Skip to main content

HappySprout may earn a commission when you buy through links on our site.

Wondering how much water a plant needs? Here’s what you need to know

Tips on how much water to give your plants and when

It’s common practice for plant owners to water their plants on a schedule, doing it at the same time every day or every week. There’s nothing wrong with following a plant watering schedule, but a set schedule may not provide the best care for your specific plants. After all, plants vary widely in what they need to grow, so not all your plants will need the same amount of water at the same time. In fact, the same plant might need different amounts of water from week to week!

Like people, every plant is unique and has its own needs. This is the first thing to keep in mind when it comes to watering your plants. Let’s go over how you can set up a watering schedule while still meeting the needs of each leafy (or spiky!) friend.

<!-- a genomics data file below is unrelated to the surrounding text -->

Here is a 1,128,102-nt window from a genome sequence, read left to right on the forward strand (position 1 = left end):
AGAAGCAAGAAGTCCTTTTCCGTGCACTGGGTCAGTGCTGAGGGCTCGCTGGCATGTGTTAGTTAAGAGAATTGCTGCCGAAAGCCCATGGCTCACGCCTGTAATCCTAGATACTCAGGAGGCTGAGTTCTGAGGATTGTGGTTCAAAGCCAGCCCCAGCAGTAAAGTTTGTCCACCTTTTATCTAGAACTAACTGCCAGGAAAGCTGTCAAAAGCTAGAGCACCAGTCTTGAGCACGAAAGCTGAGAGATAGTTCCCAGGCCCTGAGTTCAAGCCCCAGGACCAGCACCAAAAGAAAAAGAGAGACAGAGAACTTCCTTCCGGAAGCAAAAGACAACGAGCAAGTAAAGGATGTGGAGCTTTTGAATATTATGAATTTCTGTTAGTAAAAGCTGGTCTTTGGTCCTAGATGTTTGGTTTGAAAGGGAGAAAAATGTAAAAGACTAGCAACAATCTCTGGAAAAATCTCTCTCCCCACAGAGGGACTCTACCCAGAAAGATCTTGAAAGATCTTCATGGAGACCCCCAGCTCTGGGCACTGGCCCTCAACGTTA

Metal watering can next to greenery

How often should you water indoor plants?

How often you water indoor plants depends on the type of plant you’re working with and the container size, lighting, humidity, temperature, and other indoor environmental factors. You’ll find that plants in brighter lighting will dry out more quickly than plants in lower lighting, which is why having pots with good drainage is equally as important as proper watering. The excess water needs somewhere to go.

Below, we’ll go over other factors you should keep in mind.

Plant size matters

The size of a plant also matters a lot when it comes to how much water you give your plants and how often you water them. Larger plants with bigger root systems require more water than small plants, which is also why it’s important to make sure the pot you choose is appropriate for the size of the plant. If you put a small plant in too large a pot, there’s a risk that the soil will be too waterlogged and the plant could drown or experience root rot. The reverse is also true. Large plants need to be in a pot that’s big enough for them; otherwise, they won’t get enough water, no matter how hard you try.

Each type of plant has a preferred watering method